By: Irv Rubin, Ph.D
If your first reaction to seeing that title included thoughts along the line—“You’ve gotta be kidding!” “There must be a typo.” “This I have to see!”— you’d not be alone. How can it be that a human behavior— direct feedback—considered by most to be “hellish” has anything to do with a desire—unconditional love—most human beings see as an unreachable “nirvana?” The fact, as I hope to explain, is that not only does face-to-face feedback have ‘something’ to do with unconditional love it has ‘everything’ to do with it.
Simply put, unconditional love is not an end-state but rather a reward we have the opportunity to experience along a journey we call life. Feedback is the beacon that will keep us on that path…if we so choose.
“Hellish”— A Pretty Strong Word! [See: Rubin, I. What’s In A Word?]
Associating the word “hellish” with the word feedback may be a bit strong…or not. Try thinking of another familiar regularly spoken word [that isn’t blasphmous] that can easily trigger reactions like the following. Sweaty palms. Knots in the pit of the stomach. Anxious increases in heart rate. Mild headaches. Such reactions would be considered ludicrous in response to the mere mention of words like food, water, air, and sunshine. After all, without them, life as we know it would be full of hardship and suffering. Ultimately life itself would cease. In other words, they are essential to our quality of life, to our very survival. As is feedback, which regularly triggers reactions just like that.
Still not sold? Imagine it is Friday afternoon ten minutes before heading home from work for the weekend. An e-mail from your manager pops up on your screen with a Red ! in the subject heading. The message simply reads: “I need to see you Monday morning as soon as you come in. I have some feedback for you.” Have a fun, relaxing, stress-free weekend being fully present with your family!
A far cry from Webster’s two-part definition of what feedback is ‘supposed to mean.’ The first part touches upon such things as “to satisfy; minister to; gratify; supply with nourishment.” The second part touches upon such things as “to support or strengthen by encouragement.”
Nirvana—An “Idealistically” Strong Word?
Perspectives on ‘unconditional love’ are abundant, highly diverse, and widely available. For a smattering of just the plethora of perspectives that goes back to Bible [separate from just Goggling “unconditional love”] try Goggling http://www.rapidnet.com/~jbeard/bdm/Introduction/uncondit.htm
So the one I’d like to offer is clearly a matter of ‘biased choice.’ Mine is spiritually-based not religiously based. It is a page from Mark Nepo’s The Book of Awakening.
“Unconditional love is not so much about how we receive and endure each other as it is about the deep vow to never, under any conditions, stop bringing the flawed truth of who we are to each other.
Much is said about unconditional love today, and I fear that it has been misconstrued as an extreme form of ‘turning the other cheek,’ which to anyone who has been abused is not good advice. However, this exaggerated passivity is quite different from the unimpeded flow of love that carries who we are.
In truth, unconditional love does not require a passive acceptance of whatever happens in the name of love. Rather, in the real spaces of our daily relationships, it means maintaining a commitment that no condition will keep us from bringing all of who we are to each other honestly.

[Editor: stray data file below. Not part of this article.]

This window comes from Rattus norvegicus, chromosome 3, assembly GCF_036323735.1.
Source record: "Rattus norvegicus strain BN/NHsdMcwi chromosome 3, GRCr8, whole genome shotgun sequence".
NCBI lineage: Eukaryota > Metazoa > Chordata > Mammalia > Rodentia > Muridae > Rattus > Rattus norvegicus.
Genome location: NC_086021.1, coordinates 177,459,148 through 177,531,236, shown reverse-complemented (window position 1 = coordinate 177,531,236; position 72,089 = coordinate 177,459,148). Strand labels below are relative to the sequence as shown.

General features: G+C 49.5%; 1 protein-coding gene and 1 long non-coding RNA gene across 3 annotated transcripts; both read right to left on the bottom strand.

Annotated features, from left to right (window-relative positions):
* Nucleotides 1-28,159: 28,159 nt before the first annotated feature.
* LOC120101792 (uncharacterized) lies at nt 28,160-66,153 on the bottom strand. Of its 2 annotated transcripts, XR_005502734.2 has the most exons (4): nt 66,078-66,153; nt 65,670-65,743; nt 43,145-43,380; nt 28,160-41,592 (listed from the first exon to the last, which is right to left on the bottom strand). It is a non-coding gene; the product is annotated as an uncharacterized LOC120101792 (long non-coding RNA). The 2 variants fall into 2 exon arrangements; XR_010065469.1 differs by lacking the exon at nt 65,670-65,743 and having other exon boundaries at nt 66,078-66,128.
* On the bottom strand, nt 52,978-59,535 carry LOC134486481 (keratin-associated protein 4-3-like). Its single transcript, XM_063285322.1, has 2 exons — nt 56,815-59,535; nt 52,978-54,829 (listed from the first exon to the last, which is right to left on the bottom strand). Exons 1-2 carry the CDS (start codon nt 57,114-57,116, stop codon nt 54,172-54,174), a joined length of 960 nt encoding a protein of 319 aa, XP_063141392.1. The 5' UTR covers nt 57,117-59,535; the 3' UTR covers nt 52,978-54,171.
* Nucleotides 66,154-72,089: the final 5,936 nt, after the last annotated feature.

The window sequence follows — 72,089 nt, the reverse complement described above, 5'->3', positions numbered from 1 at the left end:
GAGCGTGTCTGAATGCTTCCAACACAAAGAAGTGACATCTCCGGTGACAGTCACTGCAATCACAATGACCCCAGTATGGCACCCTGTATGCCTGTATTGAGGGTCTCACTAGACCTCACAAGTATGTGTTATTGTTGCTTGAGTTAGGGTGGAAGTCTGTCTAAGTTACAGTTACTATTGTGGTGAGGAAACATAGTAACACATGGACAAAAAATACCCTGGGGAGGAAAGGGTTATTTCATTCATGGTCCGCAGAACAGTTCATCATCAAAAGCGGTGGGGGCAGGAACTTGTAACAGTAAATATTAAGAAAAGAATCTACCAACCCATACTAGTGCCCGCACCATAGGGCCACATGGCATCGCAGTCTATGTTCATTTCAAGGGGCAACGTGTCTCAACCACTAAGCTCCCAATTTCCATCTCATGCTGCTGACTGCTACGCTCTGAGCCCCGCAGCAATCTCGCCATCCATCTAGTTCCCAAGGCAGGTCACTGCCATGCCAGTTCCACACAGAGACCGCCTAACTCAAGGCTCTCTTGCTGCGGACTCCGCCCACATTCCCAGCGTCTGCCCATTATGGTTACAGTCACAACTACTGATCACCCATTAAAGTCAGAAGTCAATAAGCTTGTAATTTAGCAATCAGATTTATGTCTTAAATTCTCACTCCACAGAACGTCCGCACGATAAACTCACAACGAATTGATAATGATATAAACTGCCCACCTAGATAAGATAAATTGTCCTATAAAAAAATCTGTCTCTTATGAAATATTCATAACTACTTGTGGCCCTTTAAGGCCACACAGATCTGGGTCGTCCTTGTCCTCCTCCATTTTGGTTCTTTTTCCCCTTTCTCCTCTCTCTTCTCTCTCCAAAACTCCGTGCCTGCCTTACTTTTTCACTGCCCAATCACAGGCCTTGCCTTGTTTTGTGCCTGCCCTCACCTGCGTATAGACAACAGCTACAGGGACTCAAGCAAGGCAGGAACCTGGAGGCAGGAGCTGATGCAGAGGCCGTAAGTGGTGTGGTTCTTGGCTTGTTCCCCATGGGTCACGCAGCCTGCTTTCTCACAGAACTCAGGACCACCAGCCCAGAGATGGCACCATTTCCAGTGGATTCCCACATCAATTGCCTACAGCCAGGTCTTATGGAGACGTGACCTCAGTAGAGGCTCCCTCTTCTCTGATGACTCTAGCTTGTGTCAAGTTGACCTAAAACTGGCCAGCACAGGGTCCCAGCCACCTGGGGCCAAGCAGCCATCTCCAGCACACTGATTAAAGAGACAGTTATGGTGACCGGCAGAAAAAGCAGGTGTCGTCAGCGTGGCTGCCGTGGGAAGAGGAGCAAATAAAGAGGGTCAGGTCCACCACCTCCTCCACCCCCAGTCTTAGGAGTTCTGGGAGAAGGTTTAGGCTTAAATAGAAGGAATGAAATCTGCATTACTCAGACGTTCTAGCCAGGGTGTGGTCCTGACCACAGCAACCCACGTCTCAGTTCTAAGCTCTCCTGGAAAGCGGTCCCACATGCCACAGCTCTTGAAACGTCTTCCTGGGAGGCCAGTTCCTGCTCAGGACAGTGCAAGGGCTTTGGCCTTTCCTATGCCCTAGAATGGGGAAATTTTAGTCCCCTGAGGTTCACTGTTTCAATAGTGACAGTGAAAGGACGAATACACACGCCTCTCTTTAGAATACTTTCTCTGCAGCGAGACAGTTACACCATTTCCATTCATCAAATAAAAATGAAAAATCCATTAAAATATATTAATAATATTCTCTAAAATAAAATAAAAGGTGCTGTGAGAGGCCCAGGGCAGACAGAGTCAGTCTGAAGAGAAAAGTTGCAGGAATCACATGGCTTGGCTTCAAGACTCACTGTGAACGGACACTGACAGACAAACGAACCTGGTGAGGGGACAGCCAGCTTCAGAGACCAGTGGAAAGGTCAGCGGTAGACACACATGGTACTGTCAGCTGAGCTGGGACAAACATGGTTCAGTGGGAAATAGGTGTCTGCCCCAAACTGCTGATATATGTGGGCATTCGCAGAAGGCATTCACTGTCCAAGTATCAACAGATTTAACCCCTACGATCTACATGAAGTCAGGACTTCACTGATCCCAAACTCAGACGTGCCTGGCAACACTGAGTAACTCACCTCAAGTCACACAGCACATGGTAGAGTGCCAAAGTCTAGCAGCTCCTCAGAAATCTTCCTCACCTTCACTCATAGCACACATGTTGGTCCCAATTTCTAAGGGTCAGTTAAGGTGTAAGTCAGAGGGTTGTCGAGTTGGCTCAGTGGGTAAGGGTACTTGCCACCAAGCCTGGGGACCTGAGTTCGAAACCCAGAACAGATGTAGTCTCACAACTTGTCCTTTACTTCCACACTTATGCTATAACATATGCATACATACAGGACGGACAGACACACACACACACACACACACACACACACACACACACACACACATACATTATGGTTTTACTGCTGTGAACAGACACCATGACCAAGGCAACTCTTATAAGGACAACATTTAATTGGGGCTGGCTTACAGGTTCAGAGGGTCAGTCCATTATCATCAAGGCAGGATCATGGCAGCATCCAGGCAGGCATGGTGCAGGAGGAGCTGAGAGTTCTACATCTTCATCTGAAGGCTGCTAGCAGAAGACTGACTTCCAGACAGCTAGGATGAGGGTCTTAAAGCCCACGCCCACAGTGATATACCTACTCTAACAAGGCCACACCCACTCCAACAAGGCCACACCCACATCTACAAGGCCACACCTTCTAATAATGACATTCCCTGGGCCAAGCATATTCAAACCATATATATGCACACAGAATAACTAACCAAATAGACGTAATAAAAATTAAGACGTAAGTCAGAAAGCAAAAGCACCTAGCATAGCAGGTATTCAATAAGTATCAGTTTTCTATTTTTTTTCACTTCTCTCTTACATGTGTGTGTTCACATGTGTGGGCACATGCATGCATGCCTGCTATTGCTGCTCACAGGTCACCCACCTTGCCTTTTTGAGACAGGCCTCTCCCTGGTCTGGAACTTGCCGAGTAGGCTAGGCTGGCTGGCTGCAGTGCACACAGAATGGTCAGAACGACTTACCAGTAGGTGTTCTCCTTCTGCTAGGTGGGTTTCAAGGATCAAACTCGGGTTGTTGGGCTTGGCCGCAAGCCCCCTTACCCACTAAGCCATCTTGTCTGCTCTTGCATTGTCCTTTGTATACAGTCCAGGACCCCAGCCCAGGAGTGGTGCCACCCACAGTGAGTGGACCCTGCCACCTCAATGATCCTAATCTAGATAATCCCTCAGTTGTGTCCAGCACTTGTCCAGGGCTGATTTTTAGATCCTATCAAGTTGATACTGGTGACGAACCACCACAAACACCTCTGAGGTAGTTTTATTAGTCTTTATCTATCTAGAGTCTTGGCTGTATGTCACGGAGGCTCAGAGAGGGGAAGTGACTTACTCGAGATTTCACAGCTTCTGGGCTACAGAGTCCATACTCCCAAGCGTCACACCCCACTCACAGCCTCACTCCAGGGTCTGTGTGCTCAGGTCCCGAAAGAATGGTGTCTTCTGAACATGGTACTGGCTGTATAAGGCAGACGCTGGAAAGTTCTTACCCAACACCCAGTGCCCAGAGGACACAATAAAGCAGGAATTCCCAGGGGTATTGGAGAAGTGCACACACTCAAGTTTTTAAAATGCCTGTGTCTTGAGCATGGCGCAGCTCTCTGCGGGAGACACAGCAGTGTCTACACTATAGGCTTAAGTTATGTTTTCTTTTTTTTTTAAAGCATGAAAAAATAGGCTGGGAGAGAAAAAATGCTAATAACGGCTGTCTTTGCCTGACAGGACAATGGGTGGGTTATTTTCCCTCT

For example, on any given day, I might be pre-occupied with my own needs, and might overlook or bruise what you need and hurt you. But then you tell me and show me your hurt and I feel bad, and you accept that sometimes I go blind to those around me. But we look deeply on each other, and you accept my flaws, but not my behavior, and I am grateful for the chance to work on myself. Somehow it brings us closer.
Unconditional love is not the hole in us that receives the dirt, but the sun within us that never stops shining.”
The highlighted words/phrases reflect the clear bias in my choice. We are not ‘gods.’ Sometimes we go blind and overlook or bruise each other’s needs. We are, by design, flawed, imperfect human beings. By design because without that fact, we’d never have the opportunity or need to learn acceptance, tolerance, patience, understanding…the foundation of learning to love our selves…itself the prerequisite to loving another. Consequently, progress not perfection is our lot on this journey called life.
How do we deal with this aspect of our lot in life? We “tell” each other and “show” the impact we have had on each other. Honestly. Face to face, not hidden behind anonymous aggregated 360’s. Rising to this challenge will confront us with a pearl of wisdom that reminds us that “Honesty without compassion and understanding is not honesty at all but, rather, it is masked hostility.” [Fransblau] In other words, learning how to provide both ‘praise and or constructive criticism with compassion’ is the key to ensuring that feedback returns to its rightful place in our lives. And compassion starts with and flows from self-acceptance, unconditional self- love. We accept the fact that we were born/created to be flawed but we don’t accept our continuing to exhibit behavior that reflects not loving/caring about the other person…or ourselves.
We seek and use the feedback afforded by an Awareness of our Behavior and its Consequences [See: Rubin and Campbell; The ABCs of Effective Feedback: A Guide For Caring Professionals]
When we return to our ABCs, we will re-discover that feedback is a gift that “satisfies; ministers to; gratifies; supplies us with nourishment” so we can be “supported, strengthened, and be encouraged” in our never-ending search for True North.
We will re-discover that feedback is not “hellish” but rather it has “everything to do” with the “nirvana” we seek on the journey we call life—unconditional love.